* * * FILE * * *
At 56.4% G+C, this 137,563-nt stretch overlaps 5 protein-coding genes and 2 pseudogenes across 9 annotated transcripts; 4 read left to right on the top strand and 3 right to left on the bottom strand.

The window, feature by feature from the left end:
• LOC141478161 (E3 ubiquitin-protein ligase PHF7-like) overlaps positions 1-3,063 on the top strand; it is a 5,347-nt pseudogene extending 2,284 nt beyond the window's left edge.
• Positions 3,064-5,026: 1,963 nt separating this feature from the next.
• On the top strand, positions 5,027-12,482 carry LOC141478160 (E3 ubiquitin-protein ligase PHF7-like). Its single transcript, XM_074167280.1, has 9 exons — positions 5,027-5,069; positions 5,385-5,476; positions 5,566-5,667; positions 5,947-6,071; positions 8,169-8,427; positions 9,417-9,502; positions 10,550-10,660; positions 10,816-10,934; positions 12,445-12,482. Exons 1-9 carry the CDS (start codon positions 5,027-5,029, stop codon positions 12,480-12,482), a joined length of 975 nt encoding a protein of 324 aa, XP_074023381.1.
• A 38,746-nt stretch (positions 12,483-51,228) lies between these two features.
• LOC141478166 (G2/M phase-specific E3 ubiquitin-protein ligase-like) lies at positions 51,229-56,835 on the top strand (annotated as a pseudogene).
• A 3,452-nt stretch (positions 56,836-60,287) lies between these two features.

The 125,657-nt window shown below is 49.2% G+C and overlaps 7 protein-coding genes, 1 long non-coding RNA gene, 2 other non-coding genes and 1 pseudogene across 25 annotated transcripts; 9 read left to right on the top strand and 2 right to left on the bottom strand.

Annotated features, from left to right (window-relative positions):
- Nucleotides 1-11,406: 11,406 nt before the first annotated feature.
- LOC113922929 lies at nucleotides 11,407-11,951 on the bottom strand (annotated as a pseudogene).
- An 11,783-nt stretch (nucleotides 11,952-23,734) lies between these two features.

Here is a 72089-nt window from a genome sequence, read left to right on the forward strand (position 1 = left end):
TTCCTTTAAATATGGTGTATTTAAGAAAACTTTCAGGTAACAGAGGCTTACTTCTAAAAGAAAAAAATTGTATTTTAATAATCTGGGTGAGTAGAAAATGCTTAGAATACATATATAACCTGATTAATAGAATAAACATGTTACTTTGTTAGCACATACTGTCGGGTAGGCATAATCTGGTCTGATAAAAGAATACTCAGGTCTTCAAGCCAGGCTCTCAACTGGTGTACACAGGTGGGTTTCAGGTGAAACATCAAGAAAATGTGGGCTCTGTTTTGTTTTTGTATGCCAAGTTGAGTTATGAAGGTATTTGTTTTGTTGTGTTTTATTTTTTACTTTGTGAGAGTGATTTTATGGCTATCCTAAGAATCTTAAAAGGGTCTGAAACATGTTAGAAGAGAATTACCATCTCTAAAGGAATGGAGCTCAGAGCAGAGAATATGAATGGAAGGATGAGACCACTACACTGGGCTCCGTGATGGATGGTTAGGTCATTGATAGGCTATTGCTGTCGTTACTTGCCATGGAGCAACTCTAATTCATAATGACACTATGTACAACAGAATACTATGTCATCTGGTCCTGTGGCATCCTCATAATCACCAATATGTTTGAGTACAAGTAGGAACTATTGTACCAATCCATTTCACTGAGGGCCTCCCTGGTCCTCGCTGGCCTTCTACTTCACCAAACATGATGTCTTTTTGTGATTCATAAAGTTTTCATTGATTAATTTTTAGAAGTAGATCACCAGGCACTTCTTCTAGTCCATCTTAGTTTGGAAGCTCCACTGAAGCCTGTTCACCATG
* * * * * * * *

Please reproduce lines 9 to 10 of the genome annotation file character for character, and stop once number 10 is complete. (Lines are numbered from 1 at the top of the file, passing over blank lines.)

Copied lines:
The 125,657-nt window shown below is 49.2% G+C and overlaps 7 protein-coding genes, 1 long non-coding RNA gene, 2 other non-coding genes and 1 pseudogene across 25 annotated transcripts; 9 read left to right on the top strand and 2 right to left on the bottom strand.

Annotated features, from left to right (window-relative positions):